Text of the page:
ROBERT SIEGEL, HOST:
Now, to the role of money in this recall election. Governor Scott Walker outraised and outspent his challenger by far. Part of the reason for that - well, as NPR's Andrea Seabrook explains, a quirk in Wisconsin's election laws allowed Walker to bypass limits on political donations.
ANDREA SEABROOK, BYLINE: The law in Wisconsin says candidates for governor may not take donations of more than $10,000 a pop. That was the limit under which the challenger in this recall election, Tom Barrett, operated. But the governor, Scott Walker, had a different set of rules because of a somewhat obscure law passed in 1987. It says that when a governor is facing a recall challenge, the normal donation limits are suspended for, quote, "the payment of legal fees and other expenses."
What does other expenses cover? It's easier to ask what it doesn't cover.
BILL LUEDERS: What doesn't qualify as other expenses? Not much.
SEABROOK: Bill Lueders directs the Money and Politics Project at the Wisconsin Center for Investigative Journalism. For months, he's been combing through campaign laws, financial disclosures, expense reports and other primary documents. This is what he's found.
LUEDERS: Tom Barrett does have to abide by this $10,000 limit on individual contributions. He has gotten, as of today, 26 contributions of $10,000.
SEABROOK: But Walker had him beat in two ways. First, Walker raised more than four times the number of $10,000 contributions. Second, because Walker didn't have to abide by that limit, he raised 111 contributions of more than $10,000. How'd he do it? Lueder says largely by going outside of Wisconsin.
LUEDERS: Fifty-nine percent of his overall contributions come from people in other states.
SEABROOK: And of those $10,000-plus donations, three-quarters came from donors in other states, ardent conservatives such as Foster Friess of Wyoming - the best-known Rick Santorum donor - and Bob Perry of Texas, the sponsor of the swift boat ads that attacked John Kerry in 2004. All this money has gone from funding the campaigns to being one of the campaign's main issues. Just a few days ago, Barrett tried to rally his supporters around the issue.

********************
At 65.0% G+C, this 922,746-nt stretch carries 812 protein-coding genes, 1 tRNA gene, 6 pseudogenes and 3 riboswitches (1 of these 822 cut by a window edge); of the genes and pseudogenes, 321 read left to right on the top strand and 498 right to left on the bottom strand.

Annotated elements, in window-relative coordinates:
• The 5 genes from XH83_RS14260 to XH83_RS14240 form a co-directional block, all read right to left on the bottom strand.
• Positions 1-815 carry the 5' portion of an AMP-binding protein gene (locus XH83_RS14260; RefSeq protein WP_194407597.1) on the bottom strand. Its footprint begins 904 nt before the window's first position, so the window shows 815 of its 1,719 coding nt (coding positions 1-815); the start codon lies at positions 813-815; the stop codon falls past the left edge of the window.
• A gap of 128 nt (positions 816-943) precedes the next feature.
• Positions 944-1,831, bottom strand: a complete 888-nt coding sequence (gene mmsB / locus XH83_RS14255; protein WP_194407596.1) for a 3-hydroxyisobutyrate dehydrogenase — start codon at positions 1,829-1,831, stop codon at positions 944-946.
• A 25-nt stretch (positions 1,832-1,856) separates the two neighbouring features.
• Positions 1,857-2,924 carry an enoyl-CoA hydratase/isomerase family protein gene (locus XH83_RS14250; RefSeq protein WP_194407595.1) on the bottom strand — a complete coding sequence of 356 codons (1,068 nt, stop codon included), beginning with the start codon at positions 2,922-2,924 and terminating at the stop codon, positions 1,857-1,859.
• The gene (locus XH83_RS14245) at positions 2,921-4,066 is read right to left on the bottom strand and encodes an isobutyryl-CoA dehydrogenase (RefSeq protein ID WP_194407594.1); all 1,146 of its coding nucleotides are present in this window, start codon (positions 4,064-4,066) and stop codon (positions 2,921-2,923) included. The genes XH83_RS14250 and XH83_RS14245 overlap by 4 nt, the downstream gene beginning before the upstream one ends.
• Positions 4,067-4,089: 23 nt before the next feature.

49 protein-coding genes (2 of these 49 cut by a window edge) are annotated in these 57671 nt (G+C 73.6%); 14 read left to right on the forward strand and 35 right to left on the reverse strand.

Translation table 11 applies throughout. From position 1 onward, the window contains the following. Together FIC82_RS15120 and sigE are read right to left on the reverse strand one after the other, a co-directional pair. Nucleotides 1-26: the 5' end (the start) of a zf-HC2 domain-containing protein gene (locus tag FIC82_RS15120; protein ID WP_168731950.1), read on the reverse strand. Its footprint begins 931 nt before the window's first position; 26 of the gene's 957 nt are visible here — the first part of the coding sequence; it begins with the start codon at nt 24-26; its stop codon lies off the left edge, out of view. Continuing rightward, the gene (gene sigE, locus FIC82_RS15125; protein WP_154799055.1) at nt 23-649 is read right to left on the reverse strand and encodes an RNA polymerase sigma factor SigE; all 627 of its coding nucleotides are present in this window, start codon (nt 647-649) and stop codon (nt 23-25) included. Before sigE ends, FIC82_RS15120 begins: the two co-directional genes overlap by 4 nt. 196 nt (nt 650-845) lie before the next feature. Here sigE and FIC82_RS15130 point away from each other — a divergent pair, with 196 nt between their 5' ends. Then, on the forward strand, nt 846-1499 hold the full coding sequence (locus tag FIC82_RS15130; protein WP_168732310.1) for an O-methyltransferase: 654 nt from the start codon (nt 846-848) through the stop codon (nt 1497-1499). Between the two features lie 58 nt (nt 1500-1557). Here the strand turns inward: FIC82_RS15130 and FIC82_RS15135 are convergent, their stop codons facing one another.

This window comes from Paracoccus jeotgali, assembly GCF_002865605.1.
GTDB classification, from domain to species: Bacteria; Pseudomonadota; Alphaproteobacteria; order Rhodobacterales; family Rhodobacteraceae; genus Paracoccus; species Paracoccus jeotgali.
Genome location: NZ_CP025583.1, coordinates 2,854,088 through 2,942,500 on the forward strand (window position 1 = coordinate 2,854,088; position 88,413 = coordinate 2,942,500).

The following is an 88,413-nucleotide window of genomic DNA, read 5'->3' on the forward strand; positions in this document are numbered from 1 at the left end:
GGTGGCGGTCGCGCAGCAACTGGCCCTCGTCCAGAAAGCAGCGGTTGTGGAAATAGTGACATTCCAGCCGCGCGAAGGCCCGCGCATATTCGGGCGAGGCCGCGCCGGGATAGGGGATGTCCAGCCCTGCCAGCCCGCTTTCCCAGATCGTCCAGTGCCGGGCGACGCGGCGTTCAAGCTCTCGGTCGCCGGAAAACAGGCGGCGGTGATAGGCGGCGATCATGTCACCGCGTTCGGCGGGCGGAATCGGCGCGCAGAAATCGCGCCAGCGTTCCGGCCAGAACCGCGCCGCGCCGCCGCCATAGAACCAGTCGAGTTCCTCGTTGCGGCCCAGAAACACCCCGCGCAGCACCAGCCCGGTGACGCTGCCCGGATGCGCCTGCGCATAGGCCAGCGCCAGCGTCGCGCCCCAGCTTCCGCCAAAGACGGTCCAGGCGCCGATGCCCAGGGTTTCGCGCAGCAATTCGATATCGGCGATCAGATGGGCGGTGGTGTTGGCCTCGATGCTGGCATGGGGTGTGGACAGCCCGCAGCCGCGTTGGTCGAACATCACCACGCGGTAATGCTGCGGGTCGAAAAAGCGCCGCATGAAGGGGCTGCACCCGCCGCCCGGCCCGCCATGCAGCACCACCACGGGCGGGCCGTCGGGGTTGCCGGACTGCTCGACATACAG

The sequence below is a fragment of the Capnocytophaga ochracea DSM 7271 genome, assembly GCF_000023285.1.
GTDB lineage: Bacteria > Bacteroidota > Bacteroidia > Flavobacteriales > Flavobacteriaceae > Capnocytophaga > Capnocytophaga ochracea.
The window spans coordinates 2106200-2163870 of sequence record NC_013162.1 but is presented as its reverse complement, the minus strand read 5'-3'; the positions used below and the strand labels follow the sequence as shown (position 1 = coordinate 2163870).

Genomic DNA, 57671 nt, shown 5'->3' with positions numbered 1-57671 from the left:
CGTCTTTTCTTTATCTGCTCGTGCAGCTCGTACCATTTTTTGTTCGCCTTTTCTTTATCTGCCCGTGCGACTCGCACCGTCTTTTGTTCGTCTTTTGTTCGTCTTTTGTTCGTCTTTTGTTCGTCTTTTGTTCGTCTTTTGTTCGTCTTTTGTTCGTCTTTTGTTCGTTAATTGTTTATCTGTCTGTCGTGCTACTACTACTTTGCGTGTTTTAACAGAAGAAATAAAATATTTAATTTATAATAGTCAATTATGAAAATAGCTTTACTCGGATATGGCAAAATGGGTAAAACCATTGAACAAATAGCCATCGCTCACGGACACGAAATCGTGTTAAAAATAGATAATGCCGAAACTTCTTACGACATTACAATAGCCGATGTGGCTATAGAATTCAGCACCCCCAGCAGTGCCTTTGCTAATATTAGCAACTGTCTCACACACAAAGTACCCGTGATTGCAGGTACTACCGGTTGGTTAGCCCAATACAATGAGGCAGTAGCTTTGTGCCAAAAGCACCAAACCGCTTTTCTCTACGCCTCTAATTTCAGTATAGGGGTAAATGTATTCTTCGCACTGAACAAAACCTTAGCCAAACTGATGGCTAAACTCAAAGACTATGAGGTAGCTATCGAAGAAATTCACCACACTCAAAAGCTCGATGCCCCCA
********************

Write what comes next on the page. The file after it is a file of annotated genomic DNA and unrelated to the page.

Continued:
MAYOR TOM BARRETT: And he thinks that this state is going to fall for that money coming from out of state. We have news for him. He's got the mountains of money. I've got you.
SEABROOK: And speaking to the local NBC affiliate in Madison, Walker tried to downplay the money advantage and focus on national labor union support for his opponent.
GOVERNOR SCOTT WALKER: I think they're trying to buy it, but not for me, but against me. I mean, the money that's come in since last February has overwhelmingly been from special interests, particularly big government unions in Washington.
SEABROOK: Now, about a quarter of Barrett's money came from outside of Wisconsin. Lueders, the investigative journalist, says in any other year, that would seem an astronomical amount. But this year, it's dwarfed by Walker's out-of-state fundraising. That, says Lueders, shows how much this race has become a national battle.
LUEDERS: And I think both sides correctly perceive that the outcome in Wisconsin will have consequences for public workers and others throughout the country.
SEABROOK: It's also early evidence of a flood analysts and campaign watchdogs have been predicting for 2012, with national organizations, groups and individuals directing a torrent of cash at a few key states that have never seen anything like it before. Andrea Seabrook, NPR News, Washington.
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